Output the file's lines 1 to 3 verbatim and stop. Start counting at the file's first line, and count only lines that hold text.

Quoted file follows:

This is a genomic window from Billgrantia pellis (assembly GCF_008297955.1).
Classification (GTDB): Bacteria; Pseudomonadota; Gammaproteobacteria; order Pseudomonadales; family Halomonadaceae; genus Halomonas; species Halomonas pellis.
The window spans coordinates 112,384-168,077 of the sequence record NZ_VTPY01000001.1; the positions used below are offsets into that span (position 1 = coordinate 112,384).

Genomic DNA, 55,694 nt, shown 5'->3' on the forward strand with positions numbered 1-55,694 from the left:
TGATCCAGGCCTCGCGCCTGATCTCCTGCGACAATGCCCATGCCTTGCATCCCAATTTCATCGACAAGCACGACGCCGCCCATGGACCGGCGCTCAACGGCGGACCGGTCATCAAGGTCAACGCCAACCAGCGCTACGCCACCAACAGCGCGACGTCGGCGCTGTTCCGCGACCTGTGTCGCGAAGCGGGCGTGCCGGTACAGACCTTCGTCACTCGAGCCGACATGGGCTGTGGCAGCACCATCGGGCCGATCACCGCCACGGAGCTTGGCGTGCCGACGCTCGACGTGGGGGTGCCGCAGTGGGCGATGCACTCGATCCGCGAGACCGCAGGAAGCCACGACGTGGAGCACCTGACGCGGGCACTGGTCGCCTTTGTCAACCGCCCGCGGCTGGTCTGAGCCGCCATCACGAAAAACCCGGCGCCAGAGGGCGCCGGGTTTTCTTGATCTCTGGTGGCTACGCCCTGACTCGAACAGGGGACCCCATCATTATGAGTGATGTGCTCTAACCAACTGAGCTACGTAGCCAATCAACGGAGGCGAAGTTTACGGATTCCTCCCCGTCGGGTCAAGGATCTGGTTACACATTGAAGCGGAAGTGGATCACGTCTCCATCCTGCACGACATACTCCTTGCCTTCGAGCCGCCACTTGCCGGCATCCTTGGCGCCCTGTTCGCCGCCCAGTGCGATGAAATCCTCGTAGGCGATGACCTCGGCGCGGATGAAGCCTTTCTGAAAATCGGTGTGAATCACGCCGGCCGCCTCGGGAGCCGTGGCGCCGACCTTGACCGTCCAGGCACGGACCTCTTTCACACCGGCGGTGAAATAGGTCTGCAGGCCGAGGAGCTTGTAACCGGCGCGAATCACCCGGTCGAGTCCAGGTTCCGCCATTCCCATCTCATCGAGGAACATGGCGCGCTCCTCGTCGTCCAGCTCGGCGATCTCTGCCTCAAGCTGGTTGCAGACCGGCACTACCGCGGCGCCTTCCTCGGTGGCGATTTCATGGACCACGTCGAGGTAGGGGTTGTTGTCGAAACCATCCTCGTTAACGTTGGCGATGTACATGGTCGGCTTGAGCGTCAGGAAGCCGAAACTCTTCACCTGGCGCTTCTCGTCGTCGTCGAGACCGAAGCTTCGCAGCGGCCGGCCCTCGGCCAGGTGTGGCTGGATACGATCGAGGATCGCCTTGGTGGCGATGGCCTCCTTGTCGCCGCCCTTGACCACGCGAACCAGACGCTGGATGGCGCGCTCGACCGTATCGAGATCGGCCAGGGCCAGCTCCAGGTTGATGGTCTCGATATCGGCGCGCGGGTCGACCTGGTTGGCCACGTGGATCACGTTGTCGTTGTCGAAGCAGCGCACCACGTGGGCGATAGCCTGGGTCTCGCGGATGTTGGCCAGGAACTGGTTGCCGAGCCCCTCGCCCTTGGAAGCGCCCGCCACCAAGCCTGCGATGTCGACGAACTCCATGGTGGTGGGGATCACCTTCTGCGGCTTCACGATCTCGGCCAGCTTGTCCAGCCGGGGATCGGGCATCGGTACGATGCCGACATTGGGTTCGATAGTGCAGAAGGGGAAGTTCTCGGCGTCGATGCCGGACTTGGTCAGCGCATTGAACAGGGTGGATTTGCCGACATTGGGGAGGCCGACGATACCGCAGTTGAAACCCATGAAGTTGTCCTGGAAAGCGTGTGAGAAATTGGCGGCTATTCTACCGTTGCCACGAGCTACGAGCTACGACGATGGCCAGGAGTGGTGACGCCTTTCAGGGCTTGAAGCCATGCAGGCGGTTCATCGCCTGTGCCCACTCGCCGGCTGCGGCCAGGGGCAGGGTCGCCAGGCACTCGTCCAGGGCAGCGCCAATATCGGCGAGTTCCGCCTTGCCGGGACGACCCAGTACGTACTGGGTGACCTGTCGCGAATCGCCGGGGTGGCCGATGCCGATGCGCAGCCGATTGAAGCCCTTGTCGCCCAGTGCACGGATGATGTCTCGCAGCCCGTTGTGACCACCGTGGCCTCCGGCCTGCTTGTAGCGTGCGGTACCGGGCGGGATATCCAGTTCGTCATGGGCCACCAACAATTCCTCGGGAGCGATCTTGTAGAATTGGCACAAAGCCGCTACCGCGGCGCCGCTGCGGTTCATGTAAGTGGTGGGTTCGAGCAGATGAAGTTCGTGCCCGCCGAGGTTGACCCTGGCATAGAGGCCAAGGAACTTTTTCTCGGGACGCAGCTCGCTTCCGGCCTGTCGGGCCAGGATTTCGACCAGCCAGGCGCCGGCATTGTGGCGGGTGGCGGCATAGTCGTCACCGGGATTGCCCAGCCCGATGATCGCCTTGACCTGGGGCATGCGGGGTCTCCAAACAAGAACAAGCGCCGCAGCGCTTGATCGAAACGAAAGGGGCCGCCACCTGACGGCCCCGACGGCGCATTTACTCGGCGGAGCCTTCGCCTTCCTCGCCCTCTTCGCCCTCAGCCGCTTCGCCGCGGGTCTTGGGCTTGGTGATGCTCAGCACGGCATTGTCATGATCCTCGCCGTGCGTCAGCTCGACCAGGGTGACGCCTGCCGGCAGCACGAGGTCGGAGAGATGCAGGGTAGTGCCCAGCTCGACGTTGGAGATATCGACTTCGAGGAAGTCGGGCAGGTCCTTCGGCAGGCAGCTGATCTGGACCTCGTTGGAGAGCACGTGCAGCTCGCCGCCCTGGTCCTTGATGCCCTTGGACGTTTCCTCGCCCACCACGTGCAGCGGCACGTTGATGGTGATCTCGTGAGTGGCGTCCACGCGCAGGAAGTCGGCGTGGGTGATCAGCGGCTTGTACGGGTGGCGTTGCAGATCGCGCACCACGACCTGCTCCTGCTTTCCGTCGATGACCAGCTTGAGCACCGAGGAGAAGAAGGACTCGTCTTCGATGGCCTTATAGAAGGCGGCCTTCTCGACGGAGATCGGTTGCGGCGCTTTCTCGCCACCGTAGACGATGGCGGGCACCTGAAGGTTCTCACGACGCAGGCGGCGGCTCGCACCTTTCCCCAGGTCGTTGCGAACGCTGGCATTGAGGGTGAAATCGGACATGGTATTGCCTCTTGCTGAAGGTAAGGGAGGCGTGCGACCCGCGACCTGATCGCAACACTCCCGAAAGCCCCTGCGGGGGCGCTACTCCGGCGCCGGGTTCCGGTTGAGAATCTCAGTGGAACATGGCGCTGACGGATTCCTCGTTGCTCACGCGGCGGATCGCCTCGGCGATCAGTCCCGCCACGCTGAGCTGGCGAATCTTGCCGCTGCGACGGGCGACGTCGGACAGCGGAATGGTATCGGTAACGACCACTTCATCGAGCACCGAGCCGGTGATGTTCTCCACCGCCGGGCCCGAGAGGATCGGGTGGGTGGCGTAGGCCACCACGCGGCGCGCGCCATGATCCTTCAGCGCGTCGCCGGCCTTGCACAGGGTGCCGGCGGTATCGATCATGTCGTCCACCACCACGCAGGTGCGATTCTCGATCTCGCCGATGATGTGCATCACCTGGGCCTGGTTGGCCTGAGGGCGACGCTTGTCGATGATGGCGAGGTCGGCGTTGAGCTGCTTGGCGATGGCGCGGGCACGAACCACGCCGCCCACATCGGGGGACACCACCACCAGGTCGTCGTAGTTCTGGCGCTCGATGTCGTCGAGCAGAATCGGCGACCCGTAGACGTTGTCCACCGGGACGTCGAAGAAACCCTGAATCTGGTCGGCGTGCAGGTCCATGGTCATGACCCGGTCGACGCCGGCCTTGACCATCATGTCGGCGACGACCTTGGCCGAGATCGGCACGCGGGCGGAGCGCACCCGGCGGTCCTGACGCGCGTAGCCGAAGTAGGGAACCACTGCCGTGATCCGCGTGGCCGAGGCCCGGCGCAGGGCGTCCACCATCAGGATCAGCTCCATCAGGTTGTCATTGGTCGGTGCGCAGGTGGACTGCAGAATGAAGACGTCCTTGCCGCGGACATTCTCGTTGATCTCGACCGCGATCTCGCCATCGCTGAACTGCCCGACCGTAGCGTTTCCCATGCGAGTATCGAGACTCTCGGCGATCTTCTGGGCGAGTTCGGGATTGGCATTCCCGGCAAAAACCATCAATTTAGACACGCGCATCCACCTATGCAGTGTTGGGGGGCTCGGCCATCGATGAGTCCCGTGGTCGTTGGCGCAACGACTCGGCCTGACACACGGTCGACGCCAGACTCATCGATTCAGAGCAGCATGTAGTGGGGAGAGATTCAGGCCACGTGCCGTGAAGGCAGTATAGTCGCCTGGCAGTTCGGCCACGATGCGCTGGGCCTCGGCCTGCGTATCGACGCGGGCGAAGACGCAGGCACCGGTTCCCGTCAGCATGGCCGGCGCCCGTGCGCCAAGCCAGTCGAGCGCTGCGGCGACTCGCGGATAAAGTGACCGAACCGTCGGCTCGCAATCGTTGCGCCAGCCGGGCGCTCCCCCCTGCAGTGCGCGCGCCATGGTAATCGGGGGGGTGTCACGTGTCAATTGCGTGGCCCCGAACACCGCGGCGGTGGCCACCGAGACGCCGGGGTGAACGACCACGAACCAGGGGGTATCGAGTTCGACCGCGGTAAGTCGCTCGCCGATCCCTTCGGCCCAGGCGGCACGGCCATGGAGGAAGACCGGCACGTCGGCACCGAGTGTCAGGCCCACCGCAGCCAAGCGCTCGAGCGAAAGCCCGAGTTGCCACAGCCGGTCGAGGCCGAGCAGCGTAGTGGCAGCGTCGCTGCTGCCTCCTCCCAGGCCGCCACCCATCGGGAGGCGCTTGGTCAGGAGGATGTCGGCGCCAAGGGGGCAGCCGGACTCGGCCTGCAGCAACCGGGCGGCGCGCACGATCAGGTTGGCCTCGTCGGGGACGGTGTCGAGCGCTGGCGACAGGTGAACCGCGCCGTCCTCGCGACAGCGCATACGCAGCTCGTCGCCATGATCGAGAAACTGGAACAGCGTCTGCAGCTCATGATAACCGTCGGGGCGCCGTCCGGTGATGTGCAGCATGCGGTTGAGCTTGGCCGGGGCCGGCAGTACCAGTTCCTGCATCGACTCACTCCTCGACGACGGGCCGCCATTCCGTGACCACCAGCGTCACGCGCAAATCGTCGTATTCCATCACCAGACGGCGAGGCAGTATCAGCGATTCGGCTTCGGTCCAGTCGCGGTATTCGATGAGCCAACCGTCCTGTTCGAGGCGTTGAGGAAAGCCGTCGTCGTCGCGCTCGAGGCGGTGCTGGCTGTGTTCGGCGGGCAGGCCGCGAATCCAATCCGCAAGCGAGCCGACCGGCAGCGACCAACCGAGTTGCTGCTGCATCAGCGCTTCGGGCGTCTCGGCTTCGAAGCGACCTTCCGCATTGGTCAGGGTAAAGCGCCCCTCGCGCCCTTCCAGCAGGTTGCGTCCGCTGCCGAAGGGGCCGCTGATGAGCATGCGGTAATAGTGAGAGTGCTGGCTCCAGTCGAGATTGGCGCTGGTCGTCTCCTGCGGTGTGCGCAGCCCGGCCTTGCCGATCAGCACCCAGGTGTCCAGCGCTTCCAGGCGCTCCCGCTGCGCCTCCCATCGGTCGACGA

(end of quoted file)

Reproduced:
This is a genomic window from Billgrantia pellis (assembly GCF_008297955.1).
Classification (GTDB): Bacteria; Pseudomonadota; Gammaproteobacteria; order Pseudomonadales; family Halomonadaceae; genus Halomonas; species Halomonas pellis.
The window spans coordinates 112,384-168,077 of the sequence record NZ_VTPY01000001.1; the positions used below are offsets into that span (position 1 = coordinate 112,384).